In a formal sense, we must first acknowledge that, while he was up to something boldly experimental and groundbreaking with "A River Merchant's Wife," Pound didn't really know squat about the meter of Chinese poetry. (It helps, you know, if you speak Chinese, which he didn't really.) So, even though he was "translating," he didn't even try to re-create any authentic "meter" out of Ernest Fenollosa's notes on this poem. (For more on Fenollosa, please check out our "In a Nutshell" and "Why Should I Care?" sections too.)
That wasn't the point for Pound. When we talk about form, then, we have to consider the way in which he structured the poem around its content. Through five stanzas, the poem chronicles the life of the speaker. We move from her early childhood, to her sexual awakening, to full comfort in her marriage, and end with her present state: longing for her husband.
Formally, stanzas 2, 3, and 4 are almost mirror images of each other, with their basic form of four lines each and their content of how the speaker transformed over that year. This mirroring helps us readers get the sense of each year in a compact stanza. And when we get to the longest and final stanza, we really start to feel how loneliness of the current year takes up the wife's time and energy.
If you ask us, the most interesting formal change in the poem occurs in lines 25 and 26. These short lines of single-syllable words really draw attention to themselves in that they make the reader pause after having read twenty-four pretty long lines (long as far as modern poetry is concerned). As we then pay attention to this shift, we really get to focus on the emotional climax of the speaker's monologue.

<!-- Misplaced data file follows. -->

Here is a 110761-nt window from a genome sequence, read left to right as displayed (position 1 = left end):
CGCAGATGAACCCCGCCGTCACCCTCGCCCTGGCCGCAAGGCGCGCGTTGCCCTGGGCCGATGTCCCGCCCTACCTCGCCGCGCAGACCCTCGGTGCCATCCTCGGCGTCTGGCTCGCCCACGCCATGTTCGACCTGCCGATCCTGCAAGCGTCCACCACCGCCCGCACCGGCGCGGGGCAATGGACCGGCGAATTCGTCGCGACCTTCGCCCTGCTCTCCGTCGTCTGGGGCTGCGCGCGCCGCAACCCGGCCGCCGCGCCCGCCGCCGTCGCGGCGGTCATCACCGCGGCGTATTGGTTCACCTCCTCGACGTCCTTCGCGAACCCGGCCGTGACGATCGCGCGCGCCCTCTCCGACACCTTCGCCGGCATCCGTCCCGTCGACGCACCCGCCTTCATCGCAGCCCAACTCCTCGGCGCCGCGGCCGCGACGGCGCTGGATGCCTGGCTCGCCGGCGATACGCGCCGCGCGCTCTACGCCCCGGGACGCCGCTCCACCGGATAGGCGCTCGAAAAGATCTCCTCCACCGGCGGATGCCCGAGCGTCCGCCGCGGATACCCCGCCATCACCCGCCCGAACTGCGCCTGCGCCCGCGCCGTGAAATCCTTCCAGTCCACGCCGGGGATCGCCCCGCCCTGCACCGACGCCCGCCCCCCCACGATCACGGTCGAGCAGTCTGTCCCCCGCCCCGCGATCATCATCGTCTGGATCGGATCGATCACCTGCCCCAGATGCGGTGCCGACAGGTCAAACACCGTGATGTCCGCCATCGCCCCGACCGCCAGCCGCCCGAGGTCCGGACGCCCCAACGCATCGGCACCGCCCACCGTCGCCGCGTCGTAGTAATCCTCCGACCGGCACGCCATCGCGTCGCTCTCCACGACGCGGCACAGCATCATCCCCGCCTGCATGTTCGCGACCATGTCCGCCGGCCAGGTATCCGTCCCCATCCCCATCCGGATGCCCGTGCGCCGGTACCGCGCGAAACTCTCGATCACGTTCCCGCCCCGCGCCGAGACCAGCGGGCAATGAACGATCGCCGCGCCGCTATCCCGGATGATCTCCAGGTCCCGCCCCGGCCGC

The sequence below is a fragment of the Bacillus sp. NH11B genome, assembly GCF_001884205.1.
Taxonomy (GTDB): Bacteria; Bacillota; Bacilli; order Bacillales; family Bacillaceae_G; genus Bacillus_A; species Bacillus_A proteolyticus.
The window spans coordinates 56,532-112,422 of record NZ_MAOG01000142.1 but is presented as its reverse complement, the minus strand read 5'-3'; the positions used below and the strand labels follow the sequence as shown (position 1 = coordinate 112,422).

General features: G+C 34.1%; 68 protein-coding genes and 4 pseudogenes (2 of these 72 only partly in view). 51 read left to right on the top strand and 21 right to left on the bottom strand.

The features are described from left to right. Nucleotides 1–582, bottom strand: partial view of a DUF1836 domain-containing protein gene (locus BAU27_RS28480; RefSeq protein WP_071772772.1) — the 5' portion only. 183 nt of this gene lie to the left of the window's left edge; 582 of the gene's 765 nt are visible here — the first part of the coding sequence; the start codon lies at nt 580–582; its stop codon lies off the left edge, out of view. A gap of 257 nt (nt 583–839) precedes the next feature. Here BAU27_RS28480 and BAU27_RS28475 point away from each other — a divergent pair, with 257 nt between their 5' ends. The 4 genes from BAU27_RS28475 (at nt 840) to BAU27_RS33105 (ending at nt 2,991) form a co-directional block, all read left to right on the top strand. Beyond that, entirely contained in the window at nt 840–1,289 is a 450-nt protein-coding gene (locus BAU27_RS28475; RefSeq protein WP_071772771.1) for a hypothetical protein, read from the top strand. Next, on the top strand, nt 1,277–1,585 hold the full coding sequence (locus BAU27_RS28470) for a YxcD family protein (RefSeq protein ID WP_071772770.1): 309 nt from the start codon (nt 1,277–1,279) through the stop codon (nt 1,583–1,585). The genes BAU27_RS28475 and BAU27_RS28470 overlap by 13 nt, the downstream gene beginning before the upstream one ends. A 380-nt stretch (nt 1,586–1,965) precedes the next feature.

Pound's use of free verse, then, is due in part to his focus on the emotional resonance of the poem's speaker. He's not caught up in duplicating stodgy old rhythms and patterns. He's up to something wild and new (for his time, anyway). Free verse removes any metrical constraints, and he's free to go right for the emotional jugular. Touché, Mr. Pound. Touché.
"The River-Merchant's Wife" traces the course of the speaker's growth from childhood to adulthood in a matter of years. To drive home the emotional development of our speaker in that time, the poem makes use of time-related imagery along the way. Much of this is connected with the transition from spring to autumn as a metaphor for the shift from abundance (abundance of love, in the case of this poem) to a lack thereof. It's telling that the speaker doesn't need to report much of anything about her emotional state. (Maybe she's just really shy.) We don't need her to, though! Instead, we get a very clear picture of her situation from the technique of the poem itself.
When we think of love and butterflies, we imagine the bubbly feeling that you get in your tummy when you think of your loved one. In this poem? Not so much. Here, butterflies represent for the speaker the absence of her husband. Like the falling leaves and the coming autumn, they are another symbol of love absence and loneliness.
Like monkeys? Like maps? You're in luck: "The River-Merchant's Wife" has both! The poem also name-drops. Because Pound was working off somebody else's notes, he uses the Japanese names of actual Chinese landmarks. The various references to real places represent China as a whole to Pound's contemporary readers. By representing China as a lush garden filled with exotic animals and obedient wives, the readers of the past might not have had the same impressions that readers today will. Hopefully you can better understand that China is a complex nation with a wide variety of people and landscapes.
This poem wants to be a sexy poem, but it just isn't going to happen. There's a lot of longing, but the shyness of the wife in the beginning means we don't get to hear any of the good stuff. The sexiest part is when the wife says she wants to have her dust mingle with her husband's. Hot stuff, right? However, this isn't to ignore that this poem is a romantic and beautiful portrayal of love in a long-distance relationship.